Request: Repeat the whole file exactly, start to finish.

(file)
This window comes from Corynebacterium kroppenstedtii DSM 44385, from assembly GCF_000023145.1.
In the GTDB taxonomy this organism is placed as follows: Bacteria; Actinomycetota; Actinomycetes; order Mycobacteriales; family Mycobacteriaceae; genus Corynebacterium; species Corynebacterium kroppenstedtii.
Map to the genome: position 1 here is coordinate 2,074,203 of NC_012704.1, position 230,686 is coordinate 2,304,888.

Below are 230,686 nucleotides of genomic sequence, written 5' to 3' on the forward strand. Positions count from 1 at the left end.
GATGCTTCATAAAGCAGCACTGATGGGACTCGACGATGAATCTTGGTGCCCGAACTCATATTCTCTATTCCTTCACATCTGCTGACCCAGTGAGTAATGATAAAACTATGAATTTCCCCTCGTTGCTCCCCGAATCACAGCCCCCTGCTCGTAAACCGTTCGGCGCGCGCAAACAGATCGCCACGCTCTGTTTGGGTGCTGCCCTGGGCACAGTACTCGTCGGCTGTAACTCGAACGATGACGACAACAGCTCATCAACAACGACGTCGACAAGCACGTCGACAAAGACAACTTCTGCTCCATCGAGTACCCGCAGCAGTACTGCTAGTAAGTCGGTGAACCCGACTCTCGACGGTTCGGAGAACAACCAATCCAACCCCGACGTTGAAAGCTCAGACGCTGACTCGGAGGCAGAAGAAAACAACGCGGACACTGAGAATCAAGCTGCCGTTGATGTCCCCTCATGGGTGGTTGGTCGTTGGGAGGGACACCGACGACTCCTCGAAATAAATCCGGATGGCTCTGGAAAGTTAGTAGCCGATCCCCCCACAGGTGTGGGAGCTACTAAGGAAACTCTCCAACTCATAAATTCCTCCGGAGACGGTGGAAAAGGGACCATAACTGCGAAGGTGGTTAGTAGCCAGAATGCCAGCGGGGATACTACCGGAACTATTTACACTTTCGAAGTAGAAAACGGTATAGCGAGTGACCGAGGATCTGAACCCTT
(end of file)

This window comes from Corynebacterium kroppenstedtii DSM 44385, from assembly GCF_000023145.1.
In the GTDB taxonomy this organism is placed as follows: Bacteria; Actinomycetota; Actinomycetes; order Mycobacteriales; family Mycobacteriaceae; genus Corynebacterium; species Corynebacterium kroppenstedtii.
Map to the genome: position 1 here is coordinate 2,074,203 of NC_012704.1, position 230,686 is coordinate 2,304,888.

Below are 230,686 nucleotides of genomic sequence, written 5' to 3' on the forward strand. Positions count from 1 at the left end.
GATGCTTCATAAAGCAGCACTGATGGGACTCGACGATGAATCTTGGTGCCCGAACTCATATTCTCTATTCCTTCACATCTGCTGACCCAGTGAGTAATGATAAAACTATGAATTTCCCCTCGTTGCTCCCCGAATCACAGCCCCCTGCTCGTAAACCGTTCGGCGCGCGCAAACAGATCGCCACGCTCTGTTTGGGTGCTGCCCTGGGCACAGTACTCGTCGGCTGTAACTCGAACGATGACGACAACAGCTCATCAACAACGACGTCGACAAGCACGTCGACAAAGACAACTTCTGCTCCATCGAGTACCCGCAGCAGTACTGCTAGTAAGTCGGTGAACCCGACTCTCGACGGTTCGGAGAACAACCAATCCAACCCCGACGTTGAAAGCTCAGACGCTGACTCGGAGGCAGAAGAAAACAACGCGGACACTGAGAATCAAGCTGCCGTTGATGTCCCCTCATGGGTGGTTGGTCGTTGGGAGGGACACCGACGACTCCTCGAAATAAATCCGGATGGCTCTGGAAAGTTAGTAGCCGATCCCCCCACAGGTGTGGGAGCTACTAAGGAAACTCTCCAACTCATAAATTCCTCCGGAGACGGTGGAAAAGGGACCATAACTGCGAAGGTGGTTAGTAGCCAGAATGCCAGCGGGGATACTACCGGAACTATTTACACTTTCGAAGTAGAAAACGGTATAGCGAGTGACCGAGGATCTGAACCCTT